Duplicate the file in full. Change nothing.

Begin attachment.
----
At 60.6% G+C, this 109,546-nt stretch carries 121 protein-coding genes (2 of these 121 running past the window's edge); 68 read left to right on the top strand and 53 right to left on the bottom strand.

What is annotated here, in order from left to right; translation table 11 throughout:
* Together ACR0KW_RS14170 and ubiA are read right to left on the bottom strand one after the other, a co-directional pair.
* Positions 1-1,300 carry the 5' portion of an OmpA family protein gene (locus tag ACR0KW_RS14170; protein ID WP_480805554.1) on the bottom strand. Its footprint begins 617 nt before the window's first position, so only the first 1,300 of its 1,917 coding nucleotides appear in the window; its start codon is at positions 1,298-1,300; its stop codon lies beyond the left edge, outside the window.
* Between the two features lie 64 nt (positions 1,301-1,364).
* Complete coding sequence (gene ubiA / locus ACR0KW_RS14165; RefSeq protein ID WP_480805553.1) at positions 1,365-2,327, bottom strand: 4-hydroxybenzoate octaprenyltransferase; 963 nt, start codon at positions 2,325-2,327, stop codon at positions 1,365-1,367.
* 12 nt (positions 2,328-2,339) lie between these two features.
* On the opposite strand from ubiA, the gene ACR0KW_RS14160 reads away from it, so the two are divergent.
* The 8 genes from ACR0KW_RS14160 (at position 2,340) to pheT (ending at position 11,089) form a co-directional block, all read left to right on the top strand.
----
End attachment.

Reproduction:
At 60.6% G+C, this 109,546-nt stretch carries 121 protein-coding genes (2 of these 121 running past the window's edge); 68 read left to right on the top strand and 53 right to left on the bottom strand.

What is annotated here, in order from left to right; translation table 11 throughout:
* Together ACR0KW_RS14170 and ubiA are read right to left on the bottom strand one after the other, a co-directional pair.
* Positions 1-1,300 carry the 5' portion of an OmpA family protein gene (locus tag ACR0KW_RS14170; protein ID WP_480805554.1) on the bottom strand. Its footprint begins 617 nt before the window's first position, so only the first 1,300 of its 1,917 coding nucleotides appear in the window; its start codon is at positions 1,298-1,300; its stop codon lies beyond the left edge, outside the window.
* Between the two features lie 64 nt (positions 1,301-1,364).
* Complete coding sequence (gene ubiA / locus ACR0KW_RS14165; RefSeq protein ID WP_480805553.1) at positions 1,365-2,327, bottom strand: 4-hydroxybenzoate octaprenyltransferase; 963 nt, start codon at positions 2,325-2,327, stop codon at positions 1,365-1,367.
* 12 nt (positions 2,328-2,339) lie between these two features.
* On the opposite strand from ubiA, the gene ACR0KW_RS14160 reads away from it, so the two are divergent.
* The 8 genes from ACR0KW_RS14160 (at position 2,340) to pheT (ending at position 11,089) form a co-directional block, all read left to right on the top strand.